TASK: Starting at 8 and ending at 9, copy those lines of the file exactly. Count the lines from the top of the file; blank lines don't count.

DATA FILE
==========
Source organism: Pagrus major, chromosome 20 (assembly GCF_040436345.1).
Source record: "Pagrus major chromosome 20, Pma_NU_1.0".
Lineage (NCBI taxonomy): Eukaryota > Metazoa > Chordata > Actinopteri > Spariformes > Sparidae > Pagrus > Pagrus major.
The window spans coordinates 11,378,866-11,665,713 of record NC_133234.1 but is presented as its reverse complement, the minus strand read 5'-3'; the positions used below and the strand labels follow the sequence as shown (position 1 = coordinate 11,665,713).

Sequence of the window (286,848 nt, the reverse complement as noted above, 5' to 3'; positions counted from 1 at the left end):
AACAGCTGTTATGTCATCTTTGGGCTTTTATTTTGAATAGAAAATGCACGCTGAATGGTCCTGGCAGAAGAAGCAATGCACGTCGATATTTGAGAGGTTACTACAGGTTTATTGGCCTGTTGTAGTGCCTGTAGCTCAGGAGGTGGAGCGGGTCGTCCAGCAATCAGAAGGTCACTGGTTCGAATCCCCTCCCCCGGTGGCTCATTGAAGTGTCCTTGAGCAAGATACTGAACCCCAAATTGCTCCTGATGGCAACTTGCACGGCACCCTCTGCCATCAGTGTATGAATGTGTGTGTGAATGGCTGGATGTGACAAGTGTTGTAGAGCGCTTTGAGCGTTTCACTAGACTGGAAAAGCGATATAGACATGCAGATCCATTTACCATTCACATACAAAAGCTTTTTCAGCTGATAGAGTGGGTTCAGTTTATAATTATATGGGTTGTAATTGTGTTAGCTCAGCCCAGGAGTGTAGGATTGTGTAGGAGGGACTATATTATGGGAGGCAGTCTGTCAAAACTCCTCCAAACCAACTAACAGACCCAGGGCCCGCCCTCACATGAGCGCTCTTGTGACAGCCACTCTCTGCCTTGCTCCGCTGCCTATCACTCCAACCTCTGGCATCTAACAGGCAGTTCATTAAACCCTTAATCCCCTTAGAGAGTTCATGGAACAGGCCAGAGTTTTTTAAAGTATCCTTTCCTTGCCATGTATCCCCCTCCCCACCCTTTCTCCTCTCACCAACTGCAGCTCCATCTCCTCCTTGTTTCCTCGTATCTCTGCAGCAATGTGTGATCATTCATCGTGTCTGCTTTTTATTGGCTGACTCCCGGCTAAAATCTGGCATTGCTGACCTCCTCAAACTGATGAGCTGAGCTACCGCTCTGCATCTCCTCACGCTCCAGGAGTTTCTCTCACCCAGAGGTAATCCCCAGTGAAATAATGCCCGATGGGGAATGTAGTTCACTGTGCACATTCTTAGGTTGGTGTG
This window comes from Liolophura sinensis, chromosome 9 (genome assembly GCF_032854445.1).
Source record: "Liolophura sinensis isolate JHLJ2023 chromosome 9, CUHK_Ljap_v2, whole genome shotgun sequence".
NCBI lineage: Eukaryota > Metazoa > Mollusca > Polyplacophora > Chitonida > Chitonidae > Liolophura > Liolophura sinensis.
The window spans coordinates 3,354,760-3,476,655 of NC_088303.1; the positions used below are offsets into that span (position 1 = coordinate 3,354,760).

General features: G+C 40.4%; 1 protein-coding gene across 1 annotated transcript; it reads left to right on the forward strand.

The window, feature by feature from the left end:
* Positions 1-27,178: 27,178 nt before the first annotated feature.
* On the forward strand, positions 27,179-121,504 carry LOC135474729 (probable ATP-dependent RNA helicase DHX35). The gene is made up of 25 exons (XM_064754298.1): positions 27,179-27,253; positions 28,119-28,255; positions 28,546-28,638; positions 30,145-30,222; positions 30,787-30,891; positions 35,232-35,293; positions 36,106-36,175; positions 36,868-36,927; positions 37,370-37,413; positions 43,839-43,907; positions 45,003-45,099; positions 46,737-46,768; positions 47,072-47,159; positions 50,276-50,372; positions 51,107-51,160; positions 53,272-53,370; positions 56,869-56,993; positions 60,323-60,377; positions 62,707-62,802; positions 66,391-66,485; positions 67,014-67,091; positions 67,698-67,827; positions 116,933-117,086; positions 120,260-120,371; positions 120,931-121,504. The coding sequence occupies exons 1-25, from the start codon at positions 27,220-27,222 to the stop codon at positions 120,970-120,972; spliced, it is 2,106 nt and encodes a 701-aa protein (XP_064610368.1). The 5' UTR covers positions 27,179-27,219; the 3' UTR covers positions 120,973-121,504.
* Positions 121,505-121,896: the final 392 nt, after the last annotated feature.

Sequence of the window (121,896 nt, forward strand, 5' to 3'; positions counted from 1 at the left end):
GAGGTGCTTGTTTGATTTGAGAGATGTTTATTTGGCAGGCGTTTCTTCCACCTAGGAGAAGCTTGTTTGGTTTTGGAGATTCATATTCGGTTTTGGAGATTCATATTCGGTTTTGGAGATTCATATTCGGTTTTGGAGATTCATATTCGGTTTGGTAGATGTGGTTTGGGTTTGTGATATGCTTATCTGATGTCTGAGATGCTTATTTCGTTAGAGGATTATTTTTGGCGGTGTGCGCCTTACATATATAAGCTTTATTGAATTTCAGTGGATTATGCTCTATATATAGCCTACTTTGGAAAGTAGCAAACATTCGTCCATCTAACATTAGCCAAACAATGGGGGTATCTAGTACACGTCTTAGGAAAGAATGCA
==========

Source record: "Liolophura sinensis isolate JHLJ2023 chromosome 9, CUHK_Ljap_v2, whole genome shotgun sequence".
NCBI lineage: Eukaryota > Metazoa > Mollusca > Polyplacophora > Chitonida > Chitonidae > Liolophura > Liolophura sinensis.